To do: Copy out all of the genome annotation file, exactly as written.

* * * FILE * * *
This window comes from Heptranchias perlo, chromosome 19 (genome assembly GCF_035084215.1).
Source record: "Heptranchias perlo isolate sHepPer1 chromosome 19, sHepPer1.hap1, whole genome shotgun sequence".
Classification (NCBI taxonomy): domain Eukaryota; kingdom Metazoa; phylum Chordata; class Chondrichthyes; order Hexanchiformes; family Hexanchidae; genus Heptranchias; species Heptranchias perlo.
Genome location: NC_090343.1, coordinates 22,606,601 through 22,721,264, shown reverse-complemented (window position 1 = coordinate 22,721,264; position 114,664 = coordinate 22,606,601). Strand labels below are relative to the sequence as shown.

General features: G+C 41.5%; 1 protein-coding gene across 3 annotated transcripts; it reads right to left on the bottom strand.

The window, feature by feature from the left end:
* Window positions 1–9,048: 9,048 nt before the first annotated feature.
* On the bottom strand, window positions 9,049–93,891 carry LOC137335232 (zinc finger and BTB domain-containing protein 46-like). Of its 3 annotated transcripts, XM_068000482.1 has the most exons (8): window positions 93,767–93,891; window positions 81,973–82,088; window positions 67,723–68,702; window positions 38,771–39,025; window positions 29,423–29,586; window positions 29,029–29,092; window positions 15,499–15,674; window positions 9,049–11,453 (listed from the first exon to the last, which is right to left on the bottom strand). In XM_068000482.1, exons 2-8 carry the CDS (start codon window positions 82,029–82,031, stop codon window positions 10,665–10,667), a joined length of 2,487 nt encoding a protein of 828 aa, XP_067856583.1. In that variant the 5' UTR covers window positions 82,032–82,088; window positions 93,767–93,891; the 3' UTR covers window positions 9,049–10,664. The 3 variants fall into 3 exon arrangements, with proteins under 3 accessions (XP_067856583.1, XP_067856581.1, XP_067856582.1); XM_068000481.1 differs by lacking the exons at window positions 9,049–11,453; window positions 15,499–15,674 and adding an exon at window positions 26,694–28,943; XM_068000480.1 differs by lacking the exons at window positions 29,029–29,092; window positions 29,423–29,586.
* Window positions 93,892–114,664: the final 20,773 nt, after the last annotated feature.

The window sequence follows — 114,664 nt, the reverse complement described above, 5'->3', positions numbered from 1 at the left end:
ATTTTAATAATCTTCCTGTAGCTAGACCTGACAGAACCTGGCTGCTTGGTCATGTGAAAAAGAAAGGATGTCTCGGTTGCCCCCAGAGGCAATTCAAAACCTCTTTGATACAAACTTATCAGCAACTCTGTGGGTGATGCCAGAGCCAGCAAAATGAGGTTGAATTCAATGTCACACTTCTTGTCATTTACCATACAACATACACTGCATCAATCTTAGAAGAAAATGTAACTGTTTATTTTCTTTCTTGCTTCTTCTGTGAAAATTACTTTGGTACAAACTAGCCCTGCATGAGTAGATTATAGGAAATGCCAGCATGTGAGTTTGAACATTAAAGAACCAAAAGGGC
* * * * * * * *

This window comes from Heptranchias perlo, chromosome 19 (genome assembly GCF_035084215.1).
Source record: "Heptranchias perlo isolate sHepPer1 chromosome 19, sHepPer1.hap1, whole genome shotgun sequence".
Classification (NCBI taxonomy): domain Eukaryota; kingdom Metazoa; phylum Chordata; class Chondrichthyes; order Hexanchiformes; family Hexanchidae; genus Heptranchias; species Heptranchias perlo.
Genome location: NC_090343.1, coordinates 22,606,601 through 22,721,264, shown reverse-complemented (window position 1 = coordinate 22,721,264; position 114,664 = coordinate 22,606,601). Strand labels below are relative to the sequence as shown.

General features: G+C 41.5%; 1 protein-coding gene across 3 annotated transcripts; it reads right to left on the bottom strand.

The window, feature by feature from the left end:
* Window positions 1–9,048: 9,048 nt before the first annotated feature.
* On the bottom strand, window positions 9,049–93,891 carry LOC137335232 (zinc finger and BTB domain-containing protein 46-like). Of its 3 annotated transcripts, XM_068000482.1 has the most exons (8): window positions 93,767–93,891; window positions 81,973–82,088; window positions 67,723–68,702; window positions 38,771–39,025; window positions 29,423–29,586; window positions 29,029–29,092; window positions 15,499–15,674; window positions 9,049–11,453 (listed from the first exon to the last, which is right to left on the bottom strand). In XM_068000482.1, exons 2-8 carry the CDS (start codon window positions 82,029–82,031, stop codon window positions 10,665–10,667), a joined length of 2,487 nt encoding a protein of 828 aa, XP_067856583.1. In that variant the 5' UTR covers window positions 82,032–82,088; window positions 93,767–93,891; the 3' UTR covers window positions 9,049–10,664. The 3 variants fall into 3 exon arrangements, with proteins under 3 accessions (XP_067856583.1, XP_067856581.1, XP_067856582.1); XM_068000481.1 differs by lacking the exons at window positions 9,049–11,453; window positions 15,499–15,674 and adding an exon at window positions 26,694–28,943; XM_068000480.1 differs by lacking the exons at window positions 29,029–29,092; window positions 29,423–29,586.
* Window positions 93,892–114,664: the final 20,773 nt, after the last annotated feature.

The window sequence follows — 114,664 nt, the reverse complement described above, 5'->3', positions numbered from 1 at the left end:
ATTTTAATAATCTTCCTGTAGCTAGACCTGACAGAACCTGGCTGCTTGGTCATGTGAAAAAGAAAGGATGTCTCGGTTGCCCCCAGAGGCAATTCAAAACCTCTTTGATACAAACTTATCAGCAACTCTGTGGGTGATGCCAGAGCCAGCAAAATGAGGTTGAATTCAATGTCACACTTCTTGTCATTTACCATACAACATACACTGCATCAATCTTAGAAGAAAATGTAACTGTTTATTTTCTTTCTTGCTTCTTCTGTGAAAATTACTTTGGTACAAACTAGCCCTGCATGAGTAGATTATAGGAAATGCCAGCATGTGAGTTTGAACATTAAAGAACCAAAAGGGC